This galop by Sor from his op. 57 is up to the minute in dance terms, because the galop as a dance had only just been introduced to Paris ballrooms, apparently in the late 1820s. It has rhythmic strength and it shows Sor’s intense interest in dance.
We can assume that it should be played very much with the dance-floor in mind, with plenty of rhythm. The mazurka and the waltz may have been fast, but the galop was surely even faster, hence its name, from a horse’s gallop. The galop was the ancestor not only of the polka but also of the can-can which as is well-known can sometimes go at breakneck speed. So try this one fast!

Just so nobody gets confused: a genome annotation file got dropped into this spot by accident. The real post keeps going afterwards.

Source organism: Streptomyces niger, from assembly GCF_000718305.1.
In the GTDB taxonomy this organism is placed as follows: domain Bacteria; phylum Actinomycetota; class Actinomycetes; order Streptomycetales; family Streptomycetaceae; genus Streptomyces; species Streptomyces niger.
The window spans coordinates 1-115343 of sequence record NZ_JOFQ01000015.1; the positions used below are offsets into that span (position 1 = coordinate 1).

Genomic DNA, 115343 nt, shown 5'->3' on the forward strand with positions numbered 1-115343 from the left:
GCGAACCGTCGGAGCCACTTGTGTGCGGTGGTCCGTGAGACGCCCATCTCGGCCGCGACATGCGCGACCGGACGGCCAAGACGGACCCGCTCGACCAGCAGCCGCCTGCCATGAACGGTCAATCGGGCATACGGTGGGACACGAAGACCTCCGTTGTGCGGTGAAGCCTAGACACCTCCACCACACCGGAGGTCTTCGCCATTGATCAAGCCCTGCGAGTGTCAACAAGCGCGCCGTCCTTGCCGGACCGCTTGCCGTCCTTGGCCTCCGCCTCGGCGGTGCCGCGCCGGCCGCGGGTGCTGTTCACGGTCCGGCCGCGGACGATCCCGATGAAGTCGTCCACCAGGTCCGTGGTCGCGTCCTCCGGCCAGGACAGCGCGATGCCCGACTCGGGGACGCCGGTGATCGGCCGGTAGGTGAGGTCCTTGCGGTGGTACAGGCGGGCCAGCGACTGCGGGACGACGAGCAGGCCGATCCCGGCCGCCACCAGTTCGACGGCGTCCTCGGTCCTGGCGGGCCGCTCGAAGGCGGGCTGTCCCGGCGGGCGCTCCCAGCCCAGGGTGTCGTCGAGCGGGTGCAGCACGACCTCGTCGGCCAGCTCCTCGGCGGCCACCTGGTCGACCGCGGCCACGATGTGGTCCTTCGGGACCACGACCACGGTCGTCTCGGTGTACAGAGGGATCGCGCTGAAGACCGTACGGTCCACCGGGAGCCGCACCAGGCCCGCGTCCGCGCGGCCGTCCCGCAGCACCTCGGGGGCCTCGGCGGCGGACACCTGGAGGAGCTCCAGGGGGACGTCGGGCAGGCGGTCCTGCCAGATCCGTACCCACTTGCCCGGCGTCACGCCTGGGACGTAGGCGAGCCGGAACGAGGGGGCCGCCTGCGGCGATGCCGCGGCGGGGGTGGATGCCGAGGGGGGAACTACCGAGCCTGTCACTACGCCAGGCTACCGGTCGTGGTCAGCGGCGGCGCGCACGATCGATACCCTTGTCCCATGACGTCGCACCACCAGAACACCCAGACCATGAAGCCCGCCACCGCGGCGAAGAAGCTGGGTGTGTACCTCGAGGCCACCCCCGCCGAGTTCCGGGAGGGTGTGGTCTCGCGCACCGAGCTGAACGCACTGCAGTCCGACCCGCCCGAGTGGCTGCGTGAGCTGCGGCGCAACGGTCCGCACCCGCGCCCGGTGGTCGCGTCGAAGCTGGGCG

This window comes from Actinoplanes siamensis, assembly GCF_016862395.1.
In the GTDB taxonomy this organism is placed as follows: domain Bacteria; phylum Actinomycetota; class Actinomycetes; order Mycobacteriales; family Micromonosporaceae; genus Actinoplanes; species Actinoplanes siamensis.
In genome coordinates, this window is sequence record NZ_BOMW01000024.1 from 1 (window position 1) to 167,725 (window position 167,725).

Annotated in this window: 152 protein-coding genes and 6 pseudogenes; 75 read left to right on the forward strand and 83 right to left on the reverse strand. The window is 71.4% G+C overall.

Sor counted many young ladies among his pupils who would certainly have been very interested in dancing.
This piece comes from Sor’s Six valses et un galop op. 57 which he published in Paris in 1834-35.
The complete set of Sor’s Six valses et un galop op. 57 is available from Tecla Editions at www.tecla.com as part of the new 2019 second edition of Sor’s New Complete Works for Guitar edited by Brian Jeffery. For details about Sor’s music and his biography, please see www.tecla.com.